FKM Partnership v. University of Houston (Tex. 2008)

FKM Partnership, Ltd. v. Bd. of Regents of Univ. of Houston System,
No. 05-0661 (Tex. Jun 6, 2008) (Majority opinion by
Phil Johnson)
condemnation, eminent domain, attorney's fees)
UNIVERSITY OF HOUSTON SYSTEM; from Harris County; 14th district (
14-03-00392-CV, 178 S.W.3d 1,
04-14-05) 2 petitions   
The Court affirms the court of appeals' judgment and remands the case to the trial court.
Justice Johnson delivered the opinion of the Court, in which Chief Justice Jefferson, Justice Hecht, Justice
O'Neill, Justice Wainwright, Justice Brister, Justice Medina, and Justice Green joined.

Justice Willett delivered an opinion concurring in part and dissenting in part. (
5 page Willett opinion in pdf)


Willett Concurrence / Dissent in FKM Partnership v. UH (Tex. 2008)

Argued March 21, 2007

Justice Willett, concurring in part and dissenting in part.

I agree with all but Part II(B)(2) of the Court's opinion, which disregards the language of the
governing statute. The unambiguous text of Property Code Section 21.019(b) provides no basis
for awarding fees and expenses to FKM. I understand perfectly the Court's concern about
condemnor abuse, but if the legal deck is stacked, the Legislature should reshuffle the equities,
not us.

Fee-shifting statutes must contain express authorization,[1] particularly those effecting a waiver of
sovereign immunity.[2] The Court accepts FKM's extra-statutory argument that the University's
amended petition scaling back the acquisition's size effected a partial dismissal of the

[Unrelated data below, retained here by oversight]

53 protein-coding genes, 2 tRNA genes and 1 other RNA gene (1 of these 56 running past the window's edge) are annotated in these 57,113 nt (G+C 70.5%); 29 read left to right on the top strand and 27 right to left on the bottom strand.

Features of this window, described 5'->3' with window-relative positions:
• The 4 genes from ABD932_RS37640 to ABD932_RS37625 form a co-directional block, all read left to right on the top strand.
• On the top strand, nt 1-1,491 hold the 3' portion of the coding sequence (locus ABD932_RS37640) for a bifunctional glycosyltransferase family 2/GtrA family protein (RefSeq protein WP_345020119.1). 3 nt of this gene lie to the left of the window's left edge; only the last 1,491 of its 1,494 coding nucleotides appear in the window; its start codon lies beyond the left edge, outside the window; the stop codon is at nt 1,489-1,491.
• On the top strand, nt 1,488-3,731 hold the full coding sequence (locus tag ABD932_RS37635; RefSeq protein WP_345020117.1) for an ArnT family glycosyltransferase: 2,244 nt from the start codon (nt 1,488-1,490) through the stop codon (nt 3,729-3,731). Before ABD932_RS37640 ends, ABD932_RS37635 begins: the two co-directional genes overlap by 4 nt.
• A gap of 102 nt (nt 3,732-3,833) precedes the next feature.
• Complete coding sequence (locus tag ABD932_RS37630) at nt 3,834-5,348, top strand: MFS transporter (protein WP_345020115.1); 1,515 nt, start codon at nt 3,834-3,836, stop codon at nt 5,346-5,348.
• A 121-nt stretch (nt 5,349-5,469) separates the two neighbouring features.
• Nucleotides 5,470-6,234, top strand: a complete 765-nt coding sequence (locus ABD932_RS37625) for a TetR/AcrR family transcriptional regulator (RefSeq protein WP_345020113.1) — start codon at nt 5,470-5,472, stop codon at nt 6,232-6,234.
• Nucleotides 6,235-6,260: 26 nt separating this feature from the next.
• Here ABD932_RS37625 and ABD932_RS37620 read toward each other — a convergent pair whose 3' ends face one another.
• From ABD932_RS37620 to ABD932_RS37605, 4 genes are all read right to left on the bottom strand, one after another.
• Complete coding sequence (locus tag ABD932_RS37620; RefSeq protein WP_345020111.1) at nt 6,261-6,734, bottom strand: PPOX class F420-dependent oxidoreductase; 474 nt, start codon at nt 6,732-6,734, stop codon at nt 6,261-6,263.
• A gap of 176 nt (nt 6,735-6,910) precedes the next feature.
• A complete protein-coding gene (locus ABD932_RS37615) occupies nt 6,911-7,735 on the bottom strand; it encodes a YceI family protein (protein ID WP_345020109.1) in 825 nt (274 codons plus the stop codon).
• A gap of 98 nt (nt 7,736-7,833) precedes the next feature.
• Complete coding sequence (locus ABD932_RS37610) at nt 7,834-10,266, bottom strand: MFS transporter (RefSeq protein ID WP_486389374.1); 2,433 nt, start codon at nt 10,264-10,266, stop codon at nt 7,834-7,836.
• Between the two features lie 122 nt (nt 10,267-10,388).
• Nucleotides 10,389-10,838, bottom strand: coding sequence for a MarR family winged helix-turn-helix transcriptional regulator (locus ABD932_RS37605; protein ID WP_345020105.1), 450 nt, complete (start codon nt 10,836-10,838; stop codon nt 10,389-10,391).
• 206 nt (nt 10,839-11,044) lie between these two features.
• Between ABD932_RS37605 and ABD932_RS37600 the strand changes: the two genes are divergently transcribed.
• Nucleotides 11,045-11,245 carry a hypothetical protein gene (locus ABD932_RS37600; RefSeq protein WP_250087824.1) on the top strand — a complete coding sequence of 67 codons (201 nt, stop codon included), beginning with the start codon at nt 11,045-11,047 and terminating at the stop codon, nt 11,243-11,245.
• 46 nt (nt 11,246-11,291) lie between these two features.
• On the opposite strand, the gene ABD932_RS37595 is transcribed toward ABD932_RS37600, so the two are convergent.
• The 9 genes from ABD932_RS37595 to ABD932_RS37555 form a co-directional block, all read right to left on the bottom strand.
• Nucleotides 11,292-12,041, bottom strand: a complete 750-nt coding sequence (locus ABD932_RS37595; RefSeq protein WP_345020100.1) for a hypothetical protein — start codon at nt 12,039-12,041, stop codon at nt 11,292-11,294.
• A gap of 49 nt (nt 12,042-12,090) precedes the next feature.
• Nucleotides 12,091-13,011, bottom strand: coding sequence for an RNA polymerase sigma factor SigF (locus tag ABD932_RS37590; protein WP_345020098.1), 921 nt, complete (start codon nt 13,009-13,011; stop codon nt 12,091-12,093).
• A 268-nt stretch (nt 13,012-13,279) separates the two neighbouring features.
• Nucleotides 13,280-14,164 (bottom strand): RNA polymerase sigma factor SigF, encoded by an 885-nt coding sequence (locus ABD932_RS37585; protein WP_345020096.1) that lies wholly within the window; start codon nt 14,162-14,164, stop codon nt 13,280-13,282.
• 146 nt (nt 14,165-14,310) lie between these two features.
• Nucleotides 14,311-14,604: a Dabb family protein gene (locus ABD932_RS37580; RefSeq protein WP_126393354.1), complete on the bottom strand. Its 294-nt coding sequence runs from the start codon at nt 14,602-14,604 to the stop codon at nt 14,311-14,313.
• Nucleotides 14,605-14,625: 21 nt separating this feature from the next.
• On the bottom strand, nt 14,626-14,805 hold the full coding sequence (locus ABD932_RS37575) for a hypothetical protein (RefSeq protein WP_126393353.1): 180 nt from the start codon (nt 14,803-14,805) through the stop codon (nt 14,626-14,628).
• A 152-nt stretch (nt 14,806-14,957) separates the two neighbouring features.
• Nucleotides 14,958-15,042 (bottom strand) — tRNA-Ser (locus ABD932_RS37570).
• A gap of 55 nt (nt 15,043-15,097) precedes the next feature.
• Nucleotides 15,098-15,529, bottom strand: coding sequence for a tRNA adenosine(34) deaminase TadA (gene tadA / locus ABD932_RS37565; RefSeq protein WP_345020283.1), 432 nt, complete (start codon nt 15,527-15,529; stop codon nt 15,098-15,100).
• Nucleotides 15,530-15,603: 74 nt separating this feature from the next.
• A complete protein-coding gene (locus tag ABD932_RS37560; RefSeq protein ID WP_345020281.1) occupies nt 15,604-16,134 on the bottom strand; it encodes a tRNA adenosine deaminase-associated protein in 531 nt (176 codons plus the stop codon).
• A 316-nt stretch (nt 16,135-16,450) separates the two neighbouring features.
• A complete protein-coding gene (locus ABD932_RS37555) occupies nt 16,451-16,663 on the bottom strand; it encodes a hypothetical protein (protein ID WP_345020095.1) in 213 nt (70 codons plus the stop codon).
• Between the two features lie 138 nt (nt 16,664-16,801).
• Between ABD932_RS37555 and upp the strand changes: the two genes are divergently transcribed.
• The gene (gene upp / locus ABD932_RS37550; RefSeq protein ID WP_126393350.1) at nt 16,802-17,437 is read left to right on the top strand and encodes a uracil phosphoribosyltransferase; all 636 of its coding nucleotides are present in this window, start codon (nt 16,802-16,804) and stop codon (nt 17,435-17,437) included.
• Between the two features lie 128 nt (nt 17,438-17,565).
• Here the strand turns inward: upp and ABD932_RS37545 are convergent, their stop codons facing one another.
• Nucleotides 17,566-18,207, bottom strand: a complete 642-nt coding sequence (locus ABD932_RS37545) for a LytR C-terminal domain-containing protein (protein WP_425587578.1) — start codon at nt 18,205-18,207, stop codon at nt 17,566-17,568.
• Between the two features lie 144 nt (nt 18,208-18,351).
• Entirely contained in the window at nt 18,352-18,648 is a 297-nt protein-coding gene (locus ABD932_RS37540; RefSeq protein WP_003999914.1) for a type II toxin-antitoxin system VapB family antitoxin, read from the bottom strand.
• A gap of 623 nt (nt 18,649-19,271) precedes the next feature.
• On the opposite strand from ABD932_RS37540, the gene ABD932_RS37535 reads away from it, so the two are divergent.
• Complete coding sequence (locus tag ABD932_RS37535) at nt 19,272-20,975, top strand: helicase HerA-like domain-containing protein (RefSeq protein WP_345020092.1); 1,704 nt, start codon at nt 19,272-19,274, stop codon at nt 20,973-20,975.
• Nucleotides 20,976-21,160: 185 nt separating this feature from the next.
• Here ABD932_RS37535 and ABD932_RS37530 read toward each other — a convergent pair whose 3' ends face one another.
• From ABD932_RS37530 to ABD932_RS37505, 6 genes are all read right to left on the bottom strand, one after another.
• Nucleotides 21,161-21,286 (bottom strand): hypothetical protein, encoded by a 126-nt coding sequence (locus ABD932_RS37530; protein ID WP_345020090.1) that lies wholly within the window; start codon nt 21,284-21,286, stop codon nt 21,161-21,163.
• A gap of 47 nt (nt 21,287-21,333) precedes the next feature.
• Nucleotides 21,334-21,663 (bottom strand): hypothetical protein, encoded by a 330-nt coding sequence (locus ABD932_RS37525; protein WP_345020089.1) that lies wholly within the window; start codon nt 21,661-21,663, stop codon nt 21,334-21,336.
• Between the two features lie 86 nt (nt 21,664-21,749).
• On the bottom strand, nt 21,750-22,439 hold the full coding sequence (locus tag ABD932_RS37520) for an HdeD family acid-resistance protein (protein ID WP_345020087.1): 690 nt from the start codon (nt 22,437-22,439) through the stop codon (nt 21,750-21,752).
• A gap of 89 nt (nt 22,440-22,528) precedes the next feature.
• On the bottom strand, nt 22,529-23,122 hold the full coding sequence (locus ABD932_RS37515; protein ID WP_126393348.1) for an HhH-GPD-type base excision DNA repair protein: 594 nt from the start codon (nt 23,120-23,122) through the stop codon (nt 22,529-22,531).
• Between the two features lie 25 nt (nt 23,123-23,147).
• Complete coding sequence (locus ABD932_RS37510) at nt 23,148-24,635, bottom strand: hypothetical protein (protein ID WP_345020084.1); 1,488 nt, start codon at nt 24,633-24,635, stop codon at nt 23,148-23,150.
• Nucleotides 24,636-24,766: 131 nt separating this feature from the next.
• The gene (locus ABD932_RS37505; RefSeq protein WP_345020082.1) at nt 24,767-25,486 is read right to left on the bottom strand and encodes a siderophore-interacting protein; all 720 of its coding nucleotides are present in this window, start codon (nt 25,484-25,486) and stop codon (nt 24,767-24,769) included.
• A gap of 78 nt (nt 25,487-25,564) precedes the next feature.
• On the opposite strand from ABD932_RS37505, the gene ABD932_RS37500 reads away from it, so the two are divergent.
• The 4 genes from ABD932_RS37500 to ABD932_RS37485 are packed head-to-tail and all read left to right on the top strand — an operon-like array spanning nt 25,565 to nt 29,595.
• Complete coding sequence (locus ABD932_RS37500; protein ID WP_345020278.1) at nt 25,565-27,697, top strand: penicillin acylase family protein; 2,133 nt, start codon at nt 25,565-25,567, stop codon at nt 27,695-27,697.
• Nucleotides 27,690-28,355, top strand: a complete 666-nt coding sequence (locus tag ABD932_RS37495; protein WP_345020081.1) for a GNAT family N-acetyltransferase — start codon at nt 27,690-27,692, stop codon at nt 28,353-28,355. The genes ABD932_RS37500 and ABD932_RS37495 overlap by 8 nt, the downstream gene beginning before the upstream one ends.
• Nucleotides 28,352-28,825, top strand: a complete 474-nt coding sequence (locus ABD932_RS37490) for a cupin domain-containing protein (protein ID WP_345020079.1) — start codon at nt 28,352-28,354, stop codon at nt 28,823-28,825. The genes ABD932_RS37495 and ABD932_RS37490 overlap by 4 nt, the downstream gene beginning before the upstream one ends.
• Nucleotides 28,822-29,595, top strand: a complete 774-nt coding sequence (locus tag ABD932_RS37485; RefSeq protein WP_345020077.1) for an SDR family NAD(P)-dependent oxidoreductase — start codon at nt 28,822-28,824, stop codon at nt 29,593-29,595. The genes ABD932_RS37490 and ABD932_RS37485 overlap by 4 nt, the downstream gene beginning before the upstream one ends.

condemnation suit, thus entitling FKM to fees and expenses under Section 21.019(b). By its very
language, however, that fee-shifting provision does not apply here.

Section 21.019 begins “[a] party that files a condemnation petition may move to dismiss the
proceedings, and the court shall conduct a hearing on the motion.”[3] Subsection (b) reads:

A court that hears and grants a motion to dismiss a condemnation proceeding made by a
condemnor under Subsection (a) shall make an allowance to the property owner for reasonable
and necessary fees for attorneys, appraisers, and photographers and for the other expenses
incurred by the property owner to the date of the hearing.[4]

We must take the Legislature's language as we find it and not judicially rewrite the statute under
the guise of construction, however unjust or imperfect we believe the statute to be.[5] Our confined
role is to interpret unambiguous text according to its terms, reading the Legislature's words as
enacted, not revising them as desired.[6] In departing from our oft-professed adherence to plain
language, the Court has treated the University to a classic Inspector Clouseau moment.[7]

On its face Section 21.019(b) requires three things, not one of which happened in this case:

1.         a motion to dismiss filed by the condemning authority,

2.         a hearing on the motion, and

3.         an order granting the motion.

None of these procedural steps occurred: no motion, no hearing, no order. I would apply the
statute as written, and absent these mandatory triggering events, a court has no authority to award
fees and expenses.

Nor can Section 21.019 be construed as encompassing a “partial dismissal” of the proceeding.
Subsection (a) covers a motion “to dismiss the proceedings,” and Subsection (b) applies where
the court grants the “motion to dismiss a condemnation proceeding.” Similarly, Subsection (c)
covers “a motion to dismiss a condemnation proceeding” filed by the landowner. The use of the
term “condemnation proceeding” throughout the rest of Chapter 21 confirms the Legislature
means the entire case.[8] The statute speaks to total dismissal and makes no provision for
anything less.

The Legislature could, of course, enact a fee provision that covers partial dismissals. Several
states have done so,[9] and Section 1303(b) of the Model Eminent Domain Code authorizes fee
shifting “[i]f the scope of the property to be taken is reduced as the result of . . . a partial dismissal.”